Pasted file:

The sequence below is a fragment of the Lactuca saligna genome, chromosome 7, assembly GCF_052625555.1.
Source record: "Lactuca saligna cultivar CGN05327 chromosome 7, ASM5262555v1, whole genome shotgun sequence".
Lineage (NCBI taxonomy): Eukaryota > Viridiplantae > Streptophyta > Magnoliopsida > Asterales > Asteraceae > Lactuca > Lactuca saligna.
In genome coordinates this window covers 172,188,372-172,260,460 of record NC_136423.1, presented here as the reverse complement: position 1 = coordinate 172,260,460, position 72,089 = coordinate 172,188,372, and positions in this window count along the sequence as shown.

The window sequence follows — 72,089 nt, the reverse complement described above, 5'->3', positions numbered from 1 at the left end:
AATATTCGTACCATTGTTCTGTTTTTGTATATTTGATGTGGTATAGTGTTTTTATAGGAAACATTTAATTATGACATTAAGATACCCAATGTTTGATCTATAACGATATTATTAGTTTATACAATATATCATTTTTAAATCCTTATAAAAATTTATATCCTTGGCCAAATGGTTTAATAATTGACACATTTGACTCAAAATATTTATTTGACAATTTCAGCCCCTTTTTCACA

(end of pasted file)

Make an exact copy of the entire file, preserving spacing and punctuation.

The sequence below is a fragment of the Lactuca saligna genome, chromosome 7, assembly GCF_052625555.1.
Source record: "Lactuca saligna cultivar CGN05327 chromosome 7, ASM5262555v1, whole genome shotgun sequence".
Lineage (NCBI taxonomy): Eukaryota > Viridiplantae > Streptophyta > Magnoliopsida > Asterales > Asteraceae > Lactuca > Lactuca saligna.
In genome coordinates this window covers 172,188,372-172,260,460 of record NC_136423.1, presented here as the reverse complement: position 1 = coordinate 172,260,460, position 72,089 = coordinate 172,188,372, and positions in this window count along the sequence as shown.

The window sequence follows — 72,089 nt, the reverse complement described above, 5'->3', positions numbered from 1 at the left end:
AATATTCGTACCATTGTTCTGTTTTTGTATATTTGATGTGGTATAGTGTTTTTATAGGAAACATTTAATTATGACATTAAGATACCCAATGTTTGATCTATAACGATATTATTAGTTTATACAATATATCATTTTTAAATCCTTATAAAAATTTATATCCTTGGCCAAATGGTTTAATAATTGACACATTTGACTCAAAATATTTATTTGACAATTTCAGCCCCTTTTTCACA